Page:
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4 - Overcoming cross platform deficiences

Some of this chapter may be out of date, or not thorough enough in their detail. This was due to constraints on the length of the report, not allowing me enough detail, or to be overgeneralistic. If there are problems, please contact me.

This chapter will show how, through my experimentation, I was able to find ways of addressing cross platform compatibility. And I will look into the future, speculating on the technologies that may emerge to help all designers be creative and still reach as wide an audience as possible.

“The best possible solution will come via the online delivery method. Using Java and HTML the chances of developing projects that will run on all platforms will be possible.” (entry 8, Appendix A)
James Bayliss, Marketing Director, Sherston Software

File Formats

Every platform can accept particular file formats which have emerged as the most popular, the “industry standard.” Reasons for this could be due to the level of support they are given by commercial developers, or the speed at which they are created. The table in Figure 19 shows the most popular formats for particular media, and are accepted by all three platforms. (pages 14 and 30, Cowan)

Figure 19 Figure 19

Designers employ these formats knowing that they are likely to work almost anywhere. The only niggles that could arise would be related to how the designers machine and his software save the file in a way that will prevent it running first time on another machine e.g. if a Postscript file is created using a typeface not owned by the recipient and his or her machine, resulting in errors. Therefore, testing is a high priority throughout the whole development cycle.

For commercial reasons, some developers choose to withold the data structure of a file format. Microsoft Word files are a case in point. The format is jaealously guarded to prevent competing word processors from being able to handle them. However, developers have overcome this through disassembly of the format, figuring out the structure, and eventually programming their software to cope with them.

Rather than face the hassle of working with potentially flawed file formats, why not create your own? Some multimedia companies have chosen to do this when creating titles, so that cross platform development time is halved, because only one set of files is required. Yet the reader software of all three platforms can read them. The aforementioned Anglia Multimedia and Sherston Software have used this method to create all their recent releases. Sherston’s example can be seen in Figure 20 A and B. This software, Playbook, is designed to create multimedia that runs on all three platforms without any alteration.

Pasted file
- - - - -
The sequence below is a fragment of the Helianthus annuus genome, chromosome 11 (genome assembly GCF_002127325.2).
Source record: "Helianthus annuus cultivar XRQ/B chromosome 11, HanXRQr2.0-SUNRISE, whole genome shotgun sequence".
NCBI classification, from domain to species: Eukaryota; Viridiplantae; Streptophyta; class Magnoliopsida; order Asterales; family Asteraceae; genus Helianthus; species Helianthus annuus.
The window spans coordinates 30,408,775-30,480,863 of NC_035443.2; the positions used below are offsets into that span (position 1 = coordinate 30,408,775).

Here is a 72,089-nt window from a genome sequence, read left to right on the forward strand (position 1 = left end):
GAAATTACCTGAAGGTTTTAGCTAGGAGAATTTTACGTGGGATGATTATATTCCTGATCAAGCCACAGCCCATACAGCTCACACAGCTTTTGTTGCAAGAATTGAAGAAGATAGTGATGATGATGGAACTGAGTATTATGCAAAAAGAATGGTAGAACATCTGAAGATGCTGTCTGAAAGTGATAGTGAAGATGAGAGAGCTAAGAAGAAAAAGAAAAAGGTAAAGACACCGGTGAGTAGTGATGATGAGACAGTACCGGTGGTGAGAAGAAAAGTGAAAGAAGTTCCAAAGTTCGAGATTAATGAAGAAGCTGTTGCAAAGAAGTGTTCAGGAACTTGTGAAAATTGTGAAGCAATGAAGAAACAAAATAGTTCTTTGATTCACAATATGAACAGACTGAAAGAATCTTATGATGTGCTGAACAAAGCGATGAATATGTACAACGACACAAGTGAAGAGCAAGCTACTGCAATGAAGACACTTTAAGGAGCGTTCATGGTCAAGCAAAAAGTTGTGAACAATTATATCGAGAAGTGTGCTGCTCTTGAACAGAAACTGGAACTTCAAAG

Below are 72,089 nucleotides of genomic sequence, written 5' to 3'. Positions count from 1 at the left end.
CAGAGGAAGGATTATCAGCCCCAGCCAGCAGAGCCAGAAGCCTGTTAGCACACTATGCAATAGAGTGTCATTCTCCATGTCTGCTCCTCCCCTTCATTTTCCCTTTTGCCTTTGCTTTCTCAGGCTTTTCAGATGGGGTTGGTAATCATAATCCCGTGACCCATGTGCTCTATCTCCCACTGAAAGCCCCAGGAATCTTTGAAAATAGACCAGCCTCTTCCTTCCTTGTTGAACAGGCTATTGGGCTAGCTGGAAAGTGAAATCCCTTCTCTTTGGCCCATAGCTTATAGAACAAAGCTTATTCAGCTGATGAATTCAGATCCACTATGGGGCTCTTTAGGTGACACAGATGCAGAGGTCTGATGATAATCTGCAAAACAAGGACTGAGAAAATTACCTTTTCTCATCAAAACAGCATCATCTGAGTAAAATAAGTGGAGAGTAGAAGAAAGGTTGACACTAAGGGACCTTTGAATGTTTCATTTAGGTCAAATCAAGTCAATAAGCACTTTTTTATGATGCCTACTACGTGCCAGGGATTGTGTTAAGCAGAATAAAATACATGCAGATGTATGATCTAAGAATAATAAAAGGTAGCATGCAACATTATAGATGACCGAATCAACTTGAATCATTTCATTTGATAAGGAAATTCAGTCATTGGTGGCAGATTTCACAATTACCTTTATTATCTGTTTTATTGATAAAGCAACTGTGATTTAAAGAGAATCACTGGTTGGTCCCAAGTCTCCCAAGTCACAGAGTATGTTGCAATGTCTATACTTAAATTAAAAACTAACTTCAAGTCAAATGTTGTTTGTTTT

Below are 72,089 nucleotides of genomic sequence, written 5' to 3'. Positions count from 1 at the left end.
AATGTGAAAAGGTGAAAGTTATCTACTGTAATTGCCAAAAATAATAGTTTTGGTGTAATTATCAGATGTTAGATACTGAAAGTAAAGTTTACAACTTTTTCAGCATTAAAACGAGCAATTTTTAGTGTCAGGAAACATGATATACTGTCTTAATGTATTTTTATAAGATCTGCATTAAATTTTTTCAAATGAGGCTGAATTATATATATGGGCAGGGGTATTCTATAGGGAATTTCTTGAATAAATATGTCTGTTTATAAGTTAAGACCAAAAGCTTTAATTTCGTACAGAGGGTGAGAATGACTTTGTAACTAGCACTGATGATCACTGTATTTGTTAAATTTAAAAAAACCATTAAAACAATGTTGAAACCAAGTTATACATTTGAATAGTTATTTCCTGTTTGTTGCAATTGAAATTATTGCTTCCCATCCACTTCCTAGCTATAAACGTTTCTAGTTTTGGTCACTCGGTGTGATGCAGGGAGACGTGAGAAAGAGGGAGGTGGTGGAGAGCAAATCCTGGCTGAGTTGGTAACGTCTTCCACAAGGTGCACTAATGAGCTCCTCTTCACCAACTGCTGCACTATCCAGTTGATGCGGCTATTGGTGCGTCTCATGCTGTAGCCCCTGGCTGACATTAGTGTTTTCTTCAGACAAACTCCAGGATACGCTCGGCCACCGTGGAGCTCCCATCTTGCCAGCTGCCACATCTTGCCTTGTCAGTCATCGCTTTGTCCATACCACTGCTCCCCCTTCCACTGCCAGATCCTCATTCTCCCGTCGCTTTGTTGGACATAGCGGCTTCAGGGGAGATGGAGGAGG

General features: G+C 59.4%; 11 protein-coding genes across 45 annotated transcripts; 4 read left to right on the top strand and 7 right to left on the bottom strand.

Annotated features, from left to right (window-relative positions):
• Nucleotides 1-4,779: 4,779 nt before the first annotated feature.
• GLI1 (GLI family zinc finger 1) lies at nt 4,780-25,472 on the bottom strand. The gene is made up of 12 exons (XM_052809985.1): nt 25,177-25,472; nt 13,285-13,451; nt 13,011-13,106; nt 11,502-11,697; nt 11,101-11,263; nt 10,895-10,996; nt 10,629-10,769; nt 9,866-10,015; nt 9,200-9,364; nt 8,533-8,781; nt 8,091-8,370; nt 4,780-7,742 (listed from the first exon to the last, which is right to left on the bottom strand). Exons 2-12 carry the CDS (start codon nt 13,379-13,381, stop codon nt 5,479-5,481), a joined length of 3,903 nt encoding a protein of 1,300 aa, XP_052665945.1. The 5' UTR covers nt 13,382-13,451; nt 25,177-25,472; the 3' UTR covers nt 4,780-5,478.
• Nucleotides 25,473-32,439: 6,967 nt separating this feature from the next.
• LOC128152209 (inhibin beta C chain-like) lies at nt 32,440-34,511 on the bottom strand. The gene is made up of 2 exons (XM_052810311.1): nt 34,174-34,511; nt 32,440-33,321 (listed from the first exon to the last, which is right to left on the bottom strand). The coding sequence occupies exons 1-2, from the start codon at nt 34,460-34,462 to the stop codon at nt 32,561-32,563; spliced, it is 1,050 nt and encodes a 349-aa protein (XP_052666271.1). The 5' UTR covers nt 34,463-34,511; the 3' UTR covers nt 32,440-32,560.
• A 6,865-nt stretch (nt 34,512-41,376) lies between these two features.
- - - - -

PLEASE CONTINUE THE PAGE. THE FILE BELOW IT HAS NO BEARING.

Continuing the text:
Figure 20A Figure 20A

Figure 20B Figure 20B

The problem that can arise is that the computer world will become overrun with formats, and too many versions of the same format will cause users much wasted time in reading them into their coputer.


The Java programming language has become the multimedia designer’s dream - being able to create projects where cross platform incompatibility is effectively extinct. Since 1995, Java has steadily gained acceptance and importance in the computer industry. 1998 marked the commercial breakthrough for the language, with Java programmed software hitting the shop shelves, albeit in small quantities.

Java has made a much bigger impact on the Internet, in the form of little gadgets to improve the content of webpages. Examples include ticker tape announcers, animated webcounters, and even arcade games.

“I think as operating systems mature we will reach the stage where everybody will be running a Java Virtual Machine on top of or instead of their existing OS on their chosen platform, allowing multimedia developers to author just once in Java for all platforms.” (entry 9, Appendix A)
Ian Carswell, Track 29 Productions Limited

As long as your platform has a Java Virtual Machine to lay 'on top' of your operating system, you can use Java written programs without any concern for compatibility. Multimedia designers have started grasping the importance of Java. Macromedia have incorporated Java into Director 6 and 7, and browser plug-ins for Shockwave and Shockwave Flash technology have also been programmed with Java. Before, such technology was only available to the most common platforms.